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Virtual Proctoring ‘Room Scans’ Violate Privacy Rights, Federal Judge Finds

Virtual Proctoring ‘Room Scans’ Violate Privacy Rights, Federal Judge Finds

A federal judge ruled this week in favor of a student at Cleveland State University (CSU) in Ohio, who filed a lawsuit claiming that a scan conducted of his dorm room before an online exam was unconstitutional, according to NPR.

Part of a remote proctoring system, the inspection was found to violate the student’s Fourth Amendment rights, which shield U.S. citizens against “unreasonable searches and seizures.”

“Holding otherwise, as Defendant argues, raises even more difficult questions about what legal standard, if any, governs the scans and the potential consequences of such a ruling in other areas of life and the law that technology touches,” U.S. District Court Judge J. Philip Calabrese wrote.

The college student, Aaron Ogletree, rebuffed a school policy that stated remote testing participants in General Chemistry II may have to show their work area either before, during, or after course examinations. The policy was deleted from the class syllabus three days after Ogletree submitted his complaint.

However, a couple of hours before Ogletree was due to take the assessment the following month, CSU alerted him that the proctor planned to examine his testing environment beforehand. Ogletree expressed concerns, explaining that there were confidential documents in his room, such as 1099 forms, that he would not be able to conceal before the exam start time. Ogletree, who is still enrolled at CSU, ultimately agreed to the virtual scan, which lasted between 10 and 60 seconds, according to court documents.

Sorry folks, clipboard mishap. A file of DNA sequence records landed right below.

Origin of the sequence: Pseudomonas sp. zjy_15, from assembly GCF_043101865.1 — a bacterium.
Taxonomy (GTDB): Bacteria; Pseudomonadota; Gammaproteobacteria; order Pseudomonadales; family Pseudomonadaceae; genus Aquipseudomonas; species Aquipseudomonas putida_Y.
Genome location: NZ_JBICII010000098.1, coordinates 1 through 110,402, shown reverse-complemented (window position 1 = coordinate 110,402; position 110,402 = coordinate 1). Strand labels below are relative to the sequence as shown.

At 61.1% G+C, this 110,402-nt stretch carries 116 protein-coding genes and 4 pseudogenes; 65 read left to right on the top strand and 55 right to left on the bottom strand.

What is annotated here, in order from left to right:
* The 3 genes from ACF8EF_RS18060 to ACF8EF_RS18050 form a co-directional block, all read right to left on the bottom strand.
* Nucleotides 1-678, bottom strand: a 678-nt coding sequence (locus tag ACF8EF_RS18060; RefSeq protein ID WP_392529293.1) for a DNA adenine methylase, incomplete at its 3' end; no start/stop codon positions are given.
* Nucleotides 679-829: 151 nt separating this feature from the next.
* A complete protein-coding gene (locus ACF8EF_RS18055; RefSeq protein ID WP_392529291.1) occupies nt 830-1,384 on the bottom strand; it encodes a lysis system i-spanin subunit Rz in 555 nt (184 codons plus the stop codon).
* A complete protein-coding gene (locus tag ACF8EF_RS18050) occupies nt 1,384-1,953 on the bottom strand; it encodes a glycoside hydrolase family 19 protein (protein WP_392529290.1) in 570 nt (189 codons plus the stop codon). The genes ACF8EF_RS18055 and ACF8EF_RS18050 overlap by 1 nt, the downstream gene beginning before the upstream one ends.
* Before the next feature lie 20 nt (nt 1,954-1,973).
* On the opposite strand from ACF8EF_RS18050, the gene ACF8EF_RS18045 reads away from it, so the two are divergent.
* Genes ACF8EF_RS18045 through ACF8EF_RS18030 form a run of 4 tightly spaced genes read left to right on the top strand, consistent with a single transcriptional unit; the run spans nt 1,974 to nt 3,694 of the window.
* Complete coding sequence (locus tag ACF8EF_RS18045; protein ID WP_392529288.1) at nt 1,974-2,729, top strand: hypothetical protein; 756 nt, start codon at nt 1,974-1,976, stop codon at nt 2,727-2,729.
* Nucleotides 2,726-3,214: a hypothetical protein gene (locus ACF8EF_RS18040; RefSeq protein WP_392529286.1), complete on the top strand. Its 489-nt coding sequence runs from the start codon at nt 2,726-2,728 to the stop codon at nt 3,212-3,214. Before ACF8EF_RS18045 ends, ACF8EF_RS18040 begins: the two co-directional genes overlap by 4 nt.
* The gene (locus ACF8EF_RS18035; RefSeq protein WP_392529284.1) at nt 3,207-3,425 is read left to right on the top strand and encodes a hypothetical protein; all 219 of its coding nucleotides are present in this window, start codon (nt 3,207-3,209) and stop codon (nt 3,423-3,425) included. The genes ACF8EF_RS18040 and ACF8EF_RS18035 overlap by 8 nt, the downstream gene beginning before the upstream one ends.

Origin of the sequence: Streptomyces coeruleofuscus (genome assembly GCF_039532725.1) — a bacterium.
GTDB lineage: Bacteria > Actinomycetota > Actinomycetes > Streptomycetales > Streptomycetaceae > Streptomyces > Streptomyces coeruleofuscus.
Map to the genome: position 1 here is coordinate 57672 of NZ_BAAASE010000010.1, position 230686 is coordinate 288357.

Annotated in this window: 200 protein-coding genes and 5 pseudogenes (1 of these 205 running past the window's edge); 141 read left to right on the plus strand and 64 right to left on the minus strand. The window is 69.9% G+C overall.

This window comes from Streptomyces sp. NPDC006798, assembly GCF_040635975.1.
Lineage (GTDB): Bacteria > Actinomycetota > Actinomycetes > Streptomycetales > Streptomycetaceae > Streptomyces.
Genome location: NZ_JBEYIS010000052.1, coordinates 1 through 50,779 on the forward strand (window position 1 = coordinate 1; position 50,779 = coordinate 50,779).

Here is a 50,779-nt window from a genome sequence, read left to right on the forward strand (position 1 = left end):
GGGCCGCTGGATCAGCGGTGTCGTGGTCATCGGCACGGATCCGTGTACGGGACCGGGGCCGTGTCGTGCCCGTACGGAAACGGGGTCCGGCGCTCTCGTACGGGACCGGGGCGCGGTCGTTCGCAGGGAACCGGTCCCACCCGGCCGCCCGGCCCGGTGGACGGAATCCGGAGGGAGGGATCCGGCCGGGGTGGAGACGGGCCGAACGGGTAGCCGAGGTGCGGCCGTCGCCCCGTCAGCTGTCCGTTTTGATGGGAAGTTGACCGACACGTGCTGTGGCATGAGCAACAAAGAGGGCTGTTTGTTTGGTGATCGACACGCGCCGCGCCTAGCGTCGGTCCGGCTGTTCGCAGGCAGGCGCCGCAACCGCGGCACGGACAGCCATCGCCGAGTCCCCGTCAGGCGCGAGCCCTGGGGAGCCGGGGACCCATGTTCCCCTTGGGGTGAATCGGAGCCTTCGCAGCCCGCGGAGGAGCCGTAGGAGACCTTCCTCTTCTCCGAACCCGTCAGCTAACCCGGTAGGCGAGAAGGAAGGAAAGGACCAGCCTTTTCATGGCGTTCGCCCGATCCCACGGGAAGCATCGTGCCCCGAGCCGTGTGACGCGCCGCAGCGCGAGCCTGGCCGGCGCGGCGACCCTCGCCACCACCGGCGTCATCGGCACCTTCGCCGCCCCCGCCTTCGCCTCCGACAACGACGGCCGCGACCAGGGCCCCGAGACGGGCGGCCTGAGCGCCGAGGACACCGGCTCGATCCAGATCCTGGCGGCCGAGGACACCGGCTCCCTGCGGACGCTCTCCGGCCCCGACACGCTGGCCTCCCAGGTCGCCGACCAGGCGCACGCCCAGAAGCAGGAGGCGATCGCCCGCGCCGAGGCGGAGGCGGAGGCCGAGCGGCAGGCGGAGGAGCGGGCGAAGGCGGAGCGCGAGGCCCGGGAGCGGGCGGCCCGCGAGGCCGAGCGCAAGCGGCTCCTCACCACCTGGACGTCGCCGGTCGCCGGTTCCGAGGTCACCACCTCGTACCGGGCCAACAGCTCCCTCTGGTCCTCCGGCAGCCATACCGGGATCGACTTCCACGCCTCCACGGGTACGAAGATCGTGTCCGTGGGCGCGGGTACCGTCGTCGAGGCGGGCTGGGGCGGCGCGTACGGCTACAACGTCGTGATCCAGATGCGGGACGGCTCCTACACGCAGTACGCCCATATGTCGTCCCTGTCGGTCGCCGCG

Judge Calabrese ruled “Cleveland State’s practice of conducting room scans” to be “unreasonable under the Fourth Amendment,” mandating that the university discuss possible solutions with the student’s legal team and offer an update next month. Represented by Ohio’s attorney general David Yost, CSU is now weighing its next steps.

Ogletree’s attorney Matthew Besser said the lawsuit is likely the first of its kind nationwide and could serve as a model for future digital privacy cases.

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